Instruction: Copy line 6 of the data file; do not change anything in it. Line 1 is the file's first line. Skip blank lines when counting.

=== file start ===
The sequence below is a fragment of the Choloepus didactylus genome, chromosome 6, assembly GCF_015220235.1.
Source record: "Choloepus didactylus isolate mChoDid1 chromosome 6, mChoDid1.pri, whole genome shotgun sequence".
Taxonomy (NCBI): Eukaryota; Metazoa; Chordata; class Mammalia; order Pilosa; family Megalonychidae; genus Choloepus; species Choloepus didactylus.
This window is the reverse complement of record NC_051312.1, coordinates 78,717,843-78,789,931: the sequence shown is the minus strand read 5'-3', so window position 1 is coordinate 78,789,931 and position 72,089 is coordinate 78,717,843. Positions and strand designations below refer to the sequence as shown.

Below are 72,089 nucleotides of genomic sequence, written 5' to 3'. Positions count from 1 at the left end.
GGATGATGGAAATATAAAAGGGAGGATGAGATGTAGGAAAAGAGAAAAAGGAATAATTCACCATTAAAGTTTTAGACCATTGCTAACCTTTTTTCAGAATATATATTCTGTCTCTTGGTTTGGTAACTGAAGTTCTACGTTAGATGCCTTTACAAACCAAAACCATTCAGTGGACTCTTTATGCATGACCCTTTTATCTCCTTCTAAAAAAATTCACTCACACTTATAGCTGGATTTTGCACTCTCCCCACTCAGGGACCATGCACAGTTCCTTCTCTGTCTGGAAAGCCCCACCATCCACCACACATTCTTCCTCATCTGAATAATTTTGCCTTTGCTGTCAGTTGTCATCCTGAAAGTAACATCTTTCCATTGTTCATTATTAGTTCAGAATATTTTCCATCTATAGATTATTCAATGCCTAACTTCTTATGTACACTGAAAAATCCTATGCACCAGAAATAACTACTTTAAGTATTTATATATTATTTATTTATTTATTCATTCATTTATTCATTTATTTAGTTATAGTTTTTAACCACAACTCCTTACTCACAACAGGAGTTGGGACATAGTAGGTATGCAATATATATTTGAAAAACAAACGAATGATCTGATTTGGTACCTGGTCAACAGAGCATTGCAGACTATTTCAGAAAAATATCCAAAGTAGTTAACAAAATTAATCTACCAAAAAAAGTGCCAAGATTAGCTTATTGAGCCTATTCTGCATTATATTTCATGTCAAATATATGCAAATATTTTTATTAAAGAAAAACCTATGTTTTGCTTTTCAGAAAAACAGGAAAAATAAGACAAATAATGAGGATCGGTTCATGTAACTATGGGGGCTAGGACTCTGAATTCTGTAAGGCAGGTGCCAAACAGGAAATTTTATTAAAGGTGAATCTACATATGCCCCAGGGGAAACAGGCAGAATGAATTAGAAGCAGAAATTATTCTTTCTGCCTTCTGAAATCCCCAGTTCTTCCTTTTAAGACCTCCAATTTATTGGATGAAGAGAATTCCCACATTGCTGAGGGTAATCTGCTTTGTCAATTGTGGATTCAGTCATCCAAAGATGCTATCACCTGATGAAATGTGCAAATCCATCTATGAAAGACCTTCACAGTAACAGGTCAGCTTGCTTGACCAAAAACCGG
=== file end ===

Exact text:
GGATGATGGAAATATAAAAGGGAGGATGAGATGTAGGAAAAGAGAAAAAGGAATAATTCACCATTAAAGTTTTAGACCATTGCTAACCTTTTTTCAGAATATATATTCTGTCTCTTGGTTTGGTAACTGAAGTTCTACGTTAGATGCCTTTACAAACCAAAACCATTCAGTGGACTCTTTATGCATGACCCTTTTATCTCCTTCTAAAAAAATTCACTCACACTTATAGCTGGATTTTGCACTCTCCCCACTCAGGGACCATGCACAGTTCCTTCTCTGTCTGGAAAGCCCCACCATCCACCACACATTCTTCCTCATCTGAATAATTTTGCCTTTGCTGTCAGTTGTCATCCTGAAAGTAACATCTTTCCATTGTTCATTATTAGTTCAGAATATTTTCCATCTATAGATTATTCAATGCCTAACTTCTTATGTACACTGAAAAATCCTATGCACCAGAAATAACTACTTTAAGTATTTATATATTATTTATTTATTTATTCATTCATTTATTCATTTATTTAGTTATAGTTTTTAACCACAACTCCTTACTCACAACAGGAGTTGGGACATAGTAGGTATGCAATATATATTTGAAAAACAAACGAATGATCTGATTTGGTACCTGGTCAACAGAGCATTGCAGACTATTTCAGAAAAATATCCAAAGTAGTTAACAAAATTAATCTACCAAAAAAAGTGCCAAGATTAGCTTATTGAGCCTATTCTGCATTATATTTCATGTCAAATATATGCAAATATTTTTATTAAAGAAAAACCTATGTTTTGCTTTTCAGAAAAACAGGAAAAATAAGACAAATAATGAGGATCGGTTCATGTAACTATGGGGGCTAGGACTCTGAATTCTGTAAGGCAGGTGCCAAACAGGAAATTTTATTAAAGGTGAATCTACATATGCCCCAGGGGAAACAGGCAGAATGAATTAGAAGCAGAAATTATTCTTTCTGCCTTCTGAAATCCCCAGTTCTTCCTTTTAAGACCTCCAATTTATTGGATGAAGAGAATTCCCACATTGCTGAGGGTAATCTGCTTTGTCAATTGTGGATTCAGTCATCCAAAGATGCTATCACCTGATGAAATGTGCAAATCCATCTATGAAAGACCTTCACAGTAACAGGTCAGCTTGCTTGACCAAAAACCGG